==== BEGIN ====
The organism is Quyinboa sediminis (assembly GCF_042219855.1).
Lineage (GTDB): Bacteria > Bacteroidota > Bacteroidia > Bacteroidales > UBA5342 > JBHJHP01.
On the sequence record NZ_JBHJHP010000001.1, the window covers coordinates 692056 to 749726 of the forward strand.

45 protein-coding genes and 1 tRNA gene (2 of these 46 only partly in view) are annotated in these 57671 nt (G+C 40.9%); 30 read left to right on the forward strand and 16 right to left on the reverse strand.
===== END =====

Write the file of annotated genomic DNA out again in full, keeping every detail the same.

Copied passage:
The organism is Quyinboa sediminis (assembly GCF_042219855.1).
Lineage (GTDB): Bacteria > Bacteroidota > Bacteroidia > Bacteroidales > UBA5342 > JBHJHP01.
On the sequence record NZ_JBHJHP010000001.1, the window covers coordinates 692056 to 749726 of the forward strand.

45 protein-coding genes and 1 tRNA gene (2 of these 46 only partly in view) are annotated in these 57671 nt (G+C 40.9%); 30 read left to right on the forward strand and 16 right to left on the reverse strand.